1. One of the key threats to bats in Britain is loss of suitable roost sites, but little is known about roost requirements for most species. 2. Roost selection in the brown long-eared bat Plecotus auritus was demonstrated by comparison of buildings used as summer roosts in north-east Scotland with (i) random buildings in the same area, and (ii) a set of adjacent houses located in the same habitat. 3. Buildings containing roosts were situated closer to woodland and water relative to the random houses, and also had a greater area of woodland within a radius of 0.5 km, but not at distances beyond this. This suggests that feeding habitat in the vicinity of the roost is important for roost selection. 4. When compared with adjacent houses, roosts were older, and had roof spaces divided into more compartments, which were more likely to be fully lined with rough wooden planking. 5. The temperatures inside summer roosts (mean 17.9°C) were significantly warmer than those from random and adjacent houses (mean 16.7°C). 6. These results suggest that P. auritus is selective of its roosts, relative to the houses available. 7. The selection of specific types of roosts by P. auritus has implications for the management advice provided when roosts are threatened, and conservation actions should focus on efforts to avert significant change to, or destruction of, roost sites or the woodland in their vicinity.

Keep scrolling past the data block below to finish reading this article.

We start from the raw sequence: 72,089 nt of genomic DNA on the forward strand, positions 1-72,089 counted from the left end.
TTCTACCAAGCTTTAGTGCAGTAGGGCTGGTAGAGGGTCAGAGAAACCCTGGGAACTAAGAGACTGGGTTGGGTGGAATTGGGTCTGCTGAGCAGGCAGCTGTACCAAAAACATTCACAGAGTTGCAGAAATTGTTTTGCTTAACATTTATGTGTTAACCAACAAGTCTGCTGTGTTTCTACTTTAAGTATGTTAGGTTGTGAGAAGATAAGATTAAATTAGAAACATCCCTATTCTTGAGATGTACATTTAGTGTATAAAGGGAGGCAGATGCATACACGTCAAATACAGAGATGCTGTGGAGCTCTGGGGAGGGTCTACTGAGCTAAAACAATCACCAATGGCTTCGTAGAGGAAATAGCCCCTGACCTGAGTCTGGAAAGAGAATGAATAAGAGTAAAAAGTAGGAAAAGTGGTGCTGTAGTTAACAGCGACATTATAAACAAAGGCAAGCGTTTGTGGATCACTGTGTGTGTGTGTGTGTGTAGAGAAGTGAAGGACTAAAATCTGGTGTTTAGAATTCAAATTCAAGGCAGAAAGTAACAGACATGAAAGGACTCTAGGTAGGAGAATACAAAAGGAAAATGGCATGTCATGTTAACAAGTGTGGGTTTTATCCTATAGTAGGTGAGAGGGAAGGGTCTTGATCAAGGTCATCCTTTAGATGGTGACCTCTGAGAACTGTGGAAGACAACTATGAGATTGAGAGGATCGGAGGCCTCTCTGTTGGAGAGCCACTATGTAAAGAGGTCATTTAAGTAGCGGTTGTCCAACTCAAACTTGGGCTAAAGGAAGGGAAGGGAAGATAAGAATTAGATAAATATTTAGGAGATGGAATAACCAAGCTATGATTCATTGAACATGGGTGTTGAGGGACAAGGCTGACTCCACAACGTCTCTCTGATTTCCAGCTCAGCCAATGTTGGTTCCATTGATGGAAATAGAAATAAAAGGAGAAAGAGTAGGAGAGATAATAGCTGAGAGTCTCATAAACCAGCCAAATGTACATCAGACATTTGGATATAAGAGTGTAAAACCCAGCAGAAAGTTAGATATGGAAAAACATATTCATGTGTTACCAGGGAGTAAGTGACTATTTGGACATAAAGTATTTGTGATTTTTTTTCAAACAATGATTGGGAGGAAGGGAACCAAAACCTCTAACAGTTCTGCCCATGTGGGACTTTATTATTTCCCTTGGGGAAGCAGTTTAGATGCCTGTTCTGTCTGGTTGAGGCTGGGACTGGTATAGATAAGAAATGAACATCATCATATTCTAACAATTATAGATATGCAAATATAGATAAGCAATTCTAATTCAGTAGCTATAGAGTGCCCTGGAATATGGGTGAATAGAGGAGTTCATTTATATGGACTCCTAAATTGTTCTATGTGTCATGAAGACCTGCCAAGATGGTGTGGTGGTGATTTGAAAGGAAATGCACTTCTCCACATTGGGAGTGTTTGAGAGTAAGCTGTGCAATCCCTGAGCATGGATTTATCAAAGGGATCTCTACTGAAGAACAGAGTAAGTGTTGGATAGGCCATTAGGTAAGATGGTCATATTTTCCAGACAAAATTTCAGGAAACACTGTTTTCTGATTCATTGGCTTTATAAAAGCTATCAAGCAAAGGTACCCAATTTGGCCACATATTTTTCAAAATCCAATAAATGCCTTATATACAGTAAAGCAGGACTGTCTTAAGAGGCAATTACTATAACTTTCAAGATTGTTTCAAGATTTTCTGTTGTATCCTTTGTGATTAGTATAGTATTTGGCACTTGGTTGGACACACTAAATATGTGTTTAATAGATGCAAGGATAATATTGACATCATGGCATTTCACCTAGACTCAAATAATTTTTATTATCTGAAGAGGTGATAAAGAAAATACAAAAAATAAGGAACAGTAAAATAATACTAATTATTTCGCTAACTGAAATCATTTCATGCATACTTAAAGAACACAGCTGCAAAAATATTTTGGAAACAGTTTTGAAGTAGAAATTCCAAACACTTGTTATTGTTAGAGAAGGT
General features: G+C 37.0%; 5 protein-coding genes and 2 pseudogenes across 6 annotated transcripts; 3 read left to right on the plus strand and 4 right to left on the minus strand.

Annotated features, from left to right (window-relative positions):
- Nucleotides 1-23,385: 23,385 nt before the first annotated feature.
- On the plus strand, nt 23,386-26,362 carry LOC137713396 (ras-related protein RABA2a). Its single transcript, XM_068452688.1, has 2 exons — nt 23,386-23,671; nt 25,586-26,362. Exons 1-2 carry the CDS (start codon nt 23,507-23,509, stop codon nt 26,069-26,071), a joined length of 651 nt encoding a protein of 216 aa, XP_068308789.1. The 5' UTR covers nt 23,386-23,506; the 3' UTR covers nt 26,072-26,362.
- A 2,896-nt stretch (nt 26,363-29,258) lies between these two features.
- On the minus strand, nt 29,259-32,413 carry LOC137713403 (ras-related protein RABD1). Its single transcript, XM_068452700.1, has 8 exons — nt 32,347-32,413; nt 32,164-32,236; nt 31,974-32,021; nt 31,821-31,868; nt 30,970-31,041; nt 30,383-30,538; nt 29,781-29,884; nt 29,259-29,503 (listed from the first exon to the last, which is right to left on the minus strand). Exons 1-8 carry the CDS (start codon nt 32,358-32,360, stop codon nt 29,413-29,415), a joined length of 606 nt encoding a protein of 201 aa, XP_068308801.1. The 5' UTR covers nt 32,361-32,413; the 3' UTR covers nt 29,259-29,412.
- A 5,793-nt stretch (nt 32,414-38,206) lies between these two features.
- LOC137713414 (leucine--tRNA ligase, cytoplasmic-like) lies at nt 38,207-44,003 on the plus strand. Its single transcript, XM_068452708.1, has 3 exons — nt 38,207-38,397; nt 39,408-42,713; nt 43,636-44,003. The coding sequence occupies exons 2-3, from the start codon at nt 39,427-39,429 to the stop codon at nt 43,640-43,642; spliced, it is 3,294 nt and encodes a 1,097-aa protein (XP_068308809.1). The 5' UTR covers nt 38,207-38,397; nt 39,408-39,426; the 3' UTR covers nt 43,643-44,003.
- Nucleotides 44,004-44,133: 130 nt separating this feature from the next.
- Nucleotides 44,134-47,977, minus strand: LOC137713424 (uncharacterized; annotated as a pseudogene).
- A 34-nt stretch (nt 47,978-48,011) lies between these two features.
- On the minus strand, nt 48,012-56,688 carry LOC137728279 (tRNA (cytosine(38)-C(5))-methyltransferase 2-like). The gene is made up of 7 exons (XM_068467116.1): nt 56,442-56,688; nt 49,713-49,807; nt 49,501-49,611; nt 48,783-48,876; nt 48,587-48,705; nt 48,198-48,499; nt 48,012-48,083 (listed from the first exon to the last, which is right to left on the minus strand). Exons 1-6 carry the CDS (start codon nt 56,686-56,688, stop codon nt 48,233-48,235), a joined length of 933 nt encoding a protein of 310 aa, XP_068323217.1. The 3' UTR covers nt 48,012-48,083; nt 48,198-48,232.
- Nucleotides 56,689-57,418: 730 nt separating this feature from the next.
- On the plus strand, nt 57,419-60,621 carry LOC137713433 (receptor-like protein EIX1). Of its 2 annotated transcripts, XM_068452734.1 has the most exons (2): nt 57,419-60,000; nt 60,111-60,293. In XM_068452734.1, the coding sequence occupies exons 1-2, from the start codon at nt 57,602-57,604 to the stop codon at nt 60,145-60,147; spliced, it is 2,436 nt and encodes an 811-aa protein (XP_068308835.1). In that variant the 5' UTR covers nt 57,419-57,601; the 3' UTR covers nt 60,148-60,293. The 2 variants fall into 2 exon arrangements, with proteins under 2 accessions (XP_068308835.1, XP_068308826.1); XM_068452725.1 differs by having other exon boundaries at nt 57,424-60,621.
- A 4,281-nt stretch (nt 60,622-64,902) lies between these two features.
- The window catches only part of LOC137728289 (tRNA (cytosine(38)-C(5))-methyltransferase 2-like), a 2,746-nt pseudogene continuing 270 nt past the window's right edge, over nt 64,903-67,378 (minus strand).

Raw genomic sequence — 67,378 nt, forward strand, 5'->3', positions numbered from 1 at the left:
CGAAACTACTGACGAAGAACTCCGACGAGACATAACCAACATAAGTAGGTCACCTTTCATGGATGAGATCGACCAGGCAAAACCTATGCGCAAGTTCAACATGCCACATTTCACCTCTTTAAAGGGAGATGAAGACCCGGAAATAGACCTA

- roost requirements